Knowing who is providing services on your nonprofit’s behalf — and ensuring they are trained and qualified for the assignments you’ve given them — can save you many headaches and strengthen your overall commitment to the community. It’s an investment that is well worth the time.
If your nonprofit relies on the time and talents of volunteers, you should know how important it is to properly screen, train and onboard them — and what can go wrong if you don’t.
What Could Possibly Go Wrong?
Imagine your nonprofit runs an animal rescue and seeks volunteers to help with different events.
A community member offers to transport three pups to a local adoption event, but shows up with a knee brace and scooter.
You question whether it’s best to send these three high-energy, large-breed pups with her — but you are short on volunteers and these dogs need a forever home.
What could go wrong?
Maybe your nonprofit delivers prepared meals and supplies to homeless veterans.
There’s an increasing need for meals in the community, so you take all the help you can get.
With high demand for your services, you don’t think there’s enough time to screen all interested volunteers, so you assign driving opportunities to anyone that signs up on your website.
One volunteer has a history of DUI, not to mention a felony conviction for assault and battery.
You have no idea.
Perhaps your nonprofit runs various programs for troubled teens, with several week-long overnight camping trips during the summer.
Interns from the local college are recruited to direct the programs and supervise the teen campers.
However, the interns suspect that some of the teens are using the overnights as an opportunity to engage in sexual behavior.
But the young interns don’t know how to respond.
Saving Time Doesn’t Always Pay
Screening, training, and onboarding volunteers can seem like a time-consuming and administrative burden, especially when combined with all the other demands of running your nonprofit.
With all those responsibilities, it can be tempting to take shortcuts.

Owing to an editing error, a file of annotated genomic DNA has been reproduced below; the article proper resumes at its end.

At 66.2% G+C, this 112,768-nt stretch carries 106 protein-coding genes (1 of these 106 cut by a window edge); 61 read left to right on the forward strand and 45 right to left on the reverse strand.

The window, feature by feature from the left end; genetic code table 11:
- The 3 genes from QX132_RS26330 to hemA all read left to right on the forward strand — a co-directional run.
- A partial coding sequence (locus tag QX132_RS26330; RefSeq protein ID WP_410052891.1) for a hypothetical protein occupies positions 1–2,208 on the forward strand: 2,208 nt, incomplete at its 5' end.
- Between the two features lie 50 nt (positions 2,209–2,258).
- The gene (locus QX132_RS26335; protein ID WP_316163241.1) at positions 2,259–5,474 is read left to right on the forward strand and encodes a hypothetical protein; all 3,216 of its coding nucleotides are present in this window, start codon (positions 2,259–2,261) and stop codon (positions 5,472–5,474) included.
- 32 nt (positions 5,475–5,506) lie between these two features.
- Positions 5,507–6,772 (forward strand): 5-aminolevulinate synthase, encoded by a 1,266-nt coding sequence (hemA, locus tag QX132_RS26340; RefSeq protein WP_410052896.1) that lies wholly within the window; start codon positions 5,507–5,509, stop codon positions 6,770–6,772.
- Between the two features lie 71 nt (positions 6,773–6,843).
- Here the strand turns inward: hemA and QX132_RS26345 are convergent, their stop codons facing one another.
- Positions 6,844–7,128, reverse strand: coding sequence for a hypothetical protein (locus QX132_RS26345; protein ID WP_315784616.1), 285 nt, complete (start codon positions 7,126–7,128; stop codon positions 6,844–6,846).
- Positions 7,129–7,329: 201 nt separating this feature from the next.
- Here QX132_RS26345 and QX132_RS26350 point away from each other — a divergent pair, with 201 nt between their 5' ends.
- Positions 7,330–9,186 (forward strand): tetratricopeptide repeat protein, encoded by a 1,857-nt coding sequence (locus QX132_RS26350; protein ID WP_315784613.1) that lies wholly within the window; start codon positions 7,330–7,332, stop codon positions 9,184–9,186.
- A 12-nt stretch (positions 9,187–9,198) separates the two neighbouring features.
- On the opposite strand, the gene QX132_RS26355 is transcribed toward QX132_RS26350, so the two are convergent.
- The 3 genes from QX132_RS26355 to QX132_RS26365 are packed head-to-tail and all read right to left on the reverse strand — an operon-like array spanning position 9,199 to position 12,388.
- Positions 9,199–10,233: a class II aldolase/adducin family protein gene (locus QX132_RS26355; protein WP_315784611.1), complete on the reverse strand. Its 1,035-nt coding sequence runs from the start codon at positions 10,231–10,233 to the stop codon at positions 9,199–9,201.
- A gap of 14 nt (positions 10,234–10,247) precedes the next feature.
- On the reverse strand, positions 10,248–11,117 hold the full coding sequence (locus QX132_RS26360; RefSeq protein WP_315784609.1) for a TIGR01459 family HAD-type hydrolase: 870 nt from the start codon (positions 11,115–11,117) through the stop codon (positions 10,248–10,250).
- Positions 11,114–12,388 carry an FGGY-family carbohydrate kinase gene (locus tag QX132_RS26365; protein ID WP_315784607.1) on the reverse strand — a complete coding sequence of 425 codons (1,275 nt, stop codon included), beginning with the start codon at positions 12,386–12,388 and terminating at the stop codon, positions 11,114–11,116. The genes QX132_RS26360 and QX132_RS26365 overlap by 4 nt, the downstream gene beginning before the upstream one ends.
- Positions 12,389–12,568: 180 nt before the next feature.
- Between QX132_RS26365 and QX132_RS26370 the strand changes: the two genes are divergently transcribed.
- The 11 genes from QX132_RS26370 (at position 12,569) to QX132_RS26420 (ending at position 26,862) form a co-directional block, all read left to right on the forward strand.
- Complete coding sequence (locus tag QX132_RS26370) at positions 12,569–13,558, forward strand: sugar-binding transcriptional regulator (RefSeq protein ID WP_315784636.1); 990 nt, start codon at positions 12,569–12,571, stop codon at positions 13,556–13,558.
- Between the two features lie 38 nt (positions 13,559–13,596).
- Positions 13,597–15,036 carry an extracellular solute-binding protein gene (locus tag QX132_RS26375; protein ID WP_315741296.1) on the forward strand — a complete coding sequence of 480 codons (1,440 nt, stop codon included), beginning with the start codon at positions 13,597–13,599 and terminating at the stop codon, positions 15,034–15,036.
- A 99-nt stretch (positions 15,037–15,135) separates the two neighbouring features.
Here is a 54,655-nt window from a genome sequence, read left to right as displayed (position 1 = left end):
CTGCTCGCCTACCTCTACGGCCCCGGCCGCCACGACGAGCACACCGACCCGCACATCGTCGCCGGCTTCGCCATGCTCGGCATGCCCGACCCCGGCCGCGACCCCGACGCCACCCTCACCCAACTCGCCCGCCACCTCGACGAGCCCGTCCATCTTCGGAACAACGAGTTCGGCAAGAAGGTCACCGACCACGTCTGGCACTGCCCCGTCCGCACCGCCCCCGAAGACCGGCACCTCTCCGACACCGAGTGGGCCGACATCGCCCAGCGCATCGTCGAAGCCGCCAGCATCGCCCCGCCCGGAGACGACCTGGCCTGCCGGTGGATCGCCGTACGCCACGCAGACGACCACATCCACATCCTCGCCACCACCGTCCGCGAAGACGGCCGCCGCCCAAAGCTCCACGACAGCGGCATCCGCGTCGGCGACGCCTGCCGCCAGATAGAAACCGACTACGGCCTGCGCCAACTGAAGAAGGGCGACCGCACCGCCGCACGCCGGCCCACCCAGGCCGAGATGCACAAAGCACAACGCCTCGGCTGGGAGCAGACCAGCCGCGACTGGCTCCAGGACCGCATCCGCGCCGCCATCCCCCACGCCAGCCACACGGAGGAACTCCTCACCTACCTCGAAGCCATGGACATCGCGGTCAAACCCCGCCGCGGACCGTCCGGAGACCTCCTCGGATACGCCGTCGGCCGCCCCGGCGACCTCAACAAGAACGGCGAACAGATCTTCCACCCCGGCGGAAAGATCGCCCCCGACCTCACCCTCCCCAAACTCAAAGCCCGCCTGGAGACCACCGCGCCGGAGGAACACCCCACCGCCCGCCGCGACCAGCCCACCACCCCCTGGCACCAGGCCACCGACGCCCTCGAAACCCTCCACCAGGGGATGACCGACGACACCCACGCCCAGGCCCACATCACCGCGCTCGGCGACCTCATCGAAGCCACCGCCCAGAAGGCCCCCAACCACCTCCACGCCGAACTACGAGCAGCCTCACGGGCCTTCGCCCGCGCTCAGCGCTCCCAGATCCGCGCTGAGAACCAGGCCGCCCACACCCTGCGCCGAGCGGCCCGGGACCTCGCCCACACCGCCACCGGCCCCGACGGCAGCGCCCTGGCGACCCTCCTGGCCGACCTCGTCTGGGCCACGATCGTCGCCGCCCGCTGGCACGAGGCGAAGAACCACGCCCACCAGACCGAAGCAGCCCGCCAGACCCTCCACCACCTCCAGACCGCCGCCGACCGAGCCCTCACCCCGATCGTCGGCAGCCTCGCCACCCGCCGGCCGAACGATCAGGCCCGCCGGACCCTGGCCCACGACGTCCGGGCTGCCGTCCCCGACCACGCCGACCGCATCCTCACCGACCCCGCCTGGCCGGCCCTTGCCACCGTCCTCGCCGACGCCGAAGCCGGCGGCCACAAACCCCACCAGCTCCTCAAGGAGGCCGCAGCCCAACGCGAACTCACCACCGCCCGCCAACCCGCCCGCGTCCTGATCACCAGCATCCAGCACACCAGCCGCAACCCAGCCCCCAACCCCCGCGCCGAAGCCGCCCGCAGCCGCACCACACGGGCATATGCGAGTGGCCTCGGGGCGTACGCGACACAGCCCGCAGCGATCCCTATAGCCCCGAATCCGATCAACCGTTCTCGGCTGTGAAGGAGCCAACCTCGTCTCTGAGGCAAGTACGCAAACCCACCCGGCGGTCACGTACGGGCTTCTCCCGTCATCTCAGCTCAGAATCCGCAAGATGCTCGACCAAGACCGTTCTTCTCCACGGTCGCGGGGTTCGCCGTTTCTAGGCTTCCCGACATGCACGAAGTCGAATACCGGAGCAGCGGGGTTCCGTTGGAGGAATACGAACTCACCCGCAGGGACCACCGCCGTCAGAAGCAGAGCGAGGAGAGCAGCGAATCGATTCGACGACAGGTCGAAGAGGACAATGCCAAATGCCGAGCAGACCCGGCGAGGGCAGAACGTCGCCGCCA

But you are risking so much if you do.
What happens to your animal rescue when the already-injured volunteer is seriously hurt as the three high-energy pups you allowed her to handle pull her down when something excites them?
How will your meal delivery nonprofit be affected when the volunteer with a history of DUI and assault and battery conviction shows up smelling like alcohol or hurts someone during a road rage incident?
If your young interns aren’t trained to identify or respond to improper behavior or abuse, will you lose funding or face negative media attention? Or worse, could one of your teen participants be harmed?
Taking the time to make sure you’ve got the right people in the right situation — and properly training them for the opportunity you’ve delegated to them — can help your nonprofit avoid a laundry list of nasty surprises and damaging consequences, including:
- Harm to people and property
- An increase in claims, premiums, and deductibles
- Difficulty securing insurance
- Loss of funding and donations
- Decreased engagement in programs
- Negative public image
- Risk to your nonprofit’s survival
All of these have the potential to put the good work your nonprofit does in your community at risk. What you don’t take the time to know or prepare for can cause real harm to people and property — which is why establishing and maintaining consistent practices in volunteer management is so critical to continuing your missions.
Protect Yourself and Your People
There are many tools, resources, and best practices that nonprofits can (and should) adopt that will help you effectively and safely manage your volunteer programs, while also reducing the potential for claims and other problems.
Steps your nonprofit can take:
- Adopt a formal application and screening process
- Onboard and train all volunteers on your policies and procedures
- Mandate abuse prevention training and reporting for volunteers when working with vulnerable populations
- Conduct screenings and thoroughly review all prospective volunteers’ criminal history and motor vehicle records
- Ensure volunteers are supervised and assignments are appropriate for the volunteers’ skills and/or abilities
- Engage driver monitoring or vehicle telematics resources
- Require volunteers to sign waivers of liability
- Know when it’s appropriate to dismiss a volunteer
Since your nonprofit is insured through NIA, you already have a head start on opportunities to manage your volunteers more safely and efficiently.
With NIA, you’ve got access to an array of free and heavily discounted resources, including free risk management consultations, discounted screening services, free abuse prevention resources, subsidized subscriptions on volunteer management software, and much more!
Check out the NIA Member Resources Guide to explore the many benefits at your disposal to protect your nonprofit from volunteer-related risks.